薬剤疫学
Online ISSN : 1882-790X
Print ISSN : 1342-0445
ISSN-L : 1342-0445
早期公開論文
早期公開論文の1件中1~1を表示しています
  • Tomomi KIMURA, Toshifumi SUGITANI, Takuya NISHIMURA, Masanori ITO
    原稿種別: research-article
    論文ID: 25.e1
    発行日: 2020年
    [早期公開] 公開日: 2020/01/31
    ジャーナル フリー 早期公開
    電子付録

    Objective: To validate and recalibrate Charlson and Elixhauser comorbidity indices (CCI and ECI, respectively) in a Japanese hospital-based administrative database.

    Methods: In this retrospective, cohort study, derivation and validation cohorts were developed to include all hospitalizations for patients aged ≥ 18 years at admission and discharged in 2015 or 2016, respectively, from an administrative database based on 287 hospitals. Seventeen CCI and 30 ECI conditions were identified using the International Classification of Diseases (ICD) -10 codes at admission or during the stay. Predictability for hospital death was evaluated using C statistics from multivariable logistic regression models including age, sex, and individual CCI/ECI conditions or the CCI/ECI score in the derivation cohort. After stepwise selection, weighted risk scores were re-assigned to each condition based on the odds ratios (CCI) or beta-coefficient (ECI), and these modified models were evaluated in the validation cohort.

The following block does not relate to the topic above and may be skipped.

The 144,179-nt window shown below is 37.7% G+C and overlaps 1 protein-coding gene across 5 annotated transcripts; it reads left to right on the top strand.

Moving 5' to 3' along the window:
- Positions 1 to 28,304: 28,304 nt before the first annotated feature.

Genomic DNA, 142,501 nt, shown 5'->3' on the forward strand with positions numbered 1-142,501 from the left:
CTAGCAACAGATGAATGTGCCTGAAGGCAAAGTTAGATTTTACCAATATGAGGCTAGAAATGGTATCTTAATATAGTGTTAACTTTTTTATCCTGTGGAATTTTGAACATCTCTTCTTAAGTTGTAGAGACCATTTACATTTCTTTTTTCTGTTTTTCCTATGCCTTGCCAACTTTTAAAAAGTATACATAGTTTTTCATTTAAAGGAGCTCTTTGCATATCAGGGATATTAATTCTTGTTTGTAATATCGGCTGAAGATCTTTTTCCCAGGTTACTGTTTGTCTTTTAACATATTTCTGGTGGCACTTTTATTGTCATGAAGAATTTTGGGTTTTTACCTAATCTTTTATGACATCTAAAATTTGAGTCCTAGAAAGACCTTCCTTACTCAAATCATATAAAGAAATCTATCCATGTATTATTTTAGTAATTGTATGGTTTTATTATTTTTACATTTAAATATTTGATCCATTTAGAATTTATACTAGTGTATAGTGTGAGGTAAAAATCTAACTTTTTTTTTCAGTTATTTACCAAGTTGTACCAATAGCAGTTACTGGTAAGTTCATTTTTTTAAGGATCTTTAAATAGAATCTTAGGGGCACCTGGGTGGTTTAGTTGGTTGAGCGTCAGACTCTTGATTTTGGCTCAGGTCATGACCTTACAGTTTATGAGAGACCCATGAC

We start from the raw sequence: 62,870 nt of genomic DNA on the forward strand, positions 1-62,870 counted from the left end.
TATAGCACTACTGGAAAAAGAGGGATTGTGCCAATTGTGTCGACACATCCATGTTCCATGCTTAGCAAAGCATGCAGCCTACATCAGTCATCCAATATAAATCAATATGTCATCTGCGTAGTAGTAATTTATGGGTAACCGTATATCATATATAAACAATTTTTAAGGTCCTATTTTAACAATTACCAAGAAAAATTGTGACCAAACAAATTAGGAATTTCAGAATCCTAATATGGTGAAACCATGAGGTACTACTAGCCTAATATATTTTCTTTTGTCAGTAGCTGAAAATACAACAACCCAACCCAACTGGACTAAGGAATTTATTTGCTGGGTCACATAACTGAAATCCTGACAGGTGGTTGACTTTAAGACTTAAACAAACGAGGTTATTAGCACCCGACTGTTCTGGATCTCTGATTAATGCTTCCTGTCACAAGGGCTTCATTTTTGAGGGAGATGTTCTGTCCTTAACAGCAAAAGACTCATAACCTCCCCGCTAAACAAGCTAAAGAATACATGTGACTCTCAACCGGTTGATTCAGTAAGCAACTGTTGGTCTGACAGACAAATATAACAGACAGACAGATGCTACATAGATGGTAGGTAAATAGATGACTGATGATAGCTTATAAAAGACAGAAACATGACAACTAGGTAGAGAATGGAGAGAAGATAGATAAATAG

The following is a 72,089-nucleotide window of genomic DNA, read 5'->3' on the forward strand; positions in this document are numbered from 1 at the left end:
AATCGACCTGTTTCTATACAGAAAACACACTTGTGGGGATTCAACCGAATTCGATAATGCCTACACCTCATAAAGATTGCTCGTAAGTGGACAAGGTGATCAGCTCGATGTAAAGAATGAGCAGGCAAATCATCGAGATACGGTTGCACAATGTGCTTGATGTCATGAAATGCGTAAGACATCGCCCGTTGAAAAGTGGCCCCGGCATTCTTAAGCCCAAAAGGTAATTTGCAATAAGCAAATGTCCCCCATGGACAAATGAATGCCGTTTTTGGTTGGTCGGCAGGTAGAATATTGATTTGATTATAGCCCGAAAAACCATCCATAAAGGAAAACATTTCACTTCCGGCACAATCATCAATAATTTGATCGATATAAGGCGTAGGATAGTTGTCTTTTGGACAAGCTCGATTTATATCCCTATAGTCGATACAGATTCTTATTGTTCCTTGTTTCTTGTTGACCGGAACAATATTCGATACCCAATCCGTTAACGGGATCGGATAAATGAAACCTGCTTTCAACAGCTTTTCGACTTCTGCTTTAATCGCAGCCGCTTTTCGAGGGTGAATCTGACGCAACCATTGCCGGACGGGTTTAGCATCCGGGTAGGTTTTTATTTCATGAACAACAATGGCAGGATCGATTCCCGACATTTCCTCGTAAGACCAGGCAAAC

Results: The original CCI/ECI had good predictive abilities for hospital death: C statistics (95% confidence interval) for individual comorbidities and score models were 0.764 (0.762-0.765) and 0.731 (0.729-0.733) for CCI, and 0.783 (0.781-0.784) and 0.750 (0.748-0.752) for ECI, respectively. Modified CCI and ECI had 13 and 27 conditions, respectively, but maintained comparable predictive abilities: C statistics for modified individual comorbidities and score models were 0.761 (0.759-0.763) and 0.759 (0.757-0.760) for CCI, and 0.784 (0.782-0.785) and 0.783 (0.781-0.785) for ECI, respectively.

    Conclusions: The original and modified CCI/ECI models, with reduced numbers of conditions, had sufficient and comparable predictive abilities for hospital death and can be used in future studies using this administrative database.

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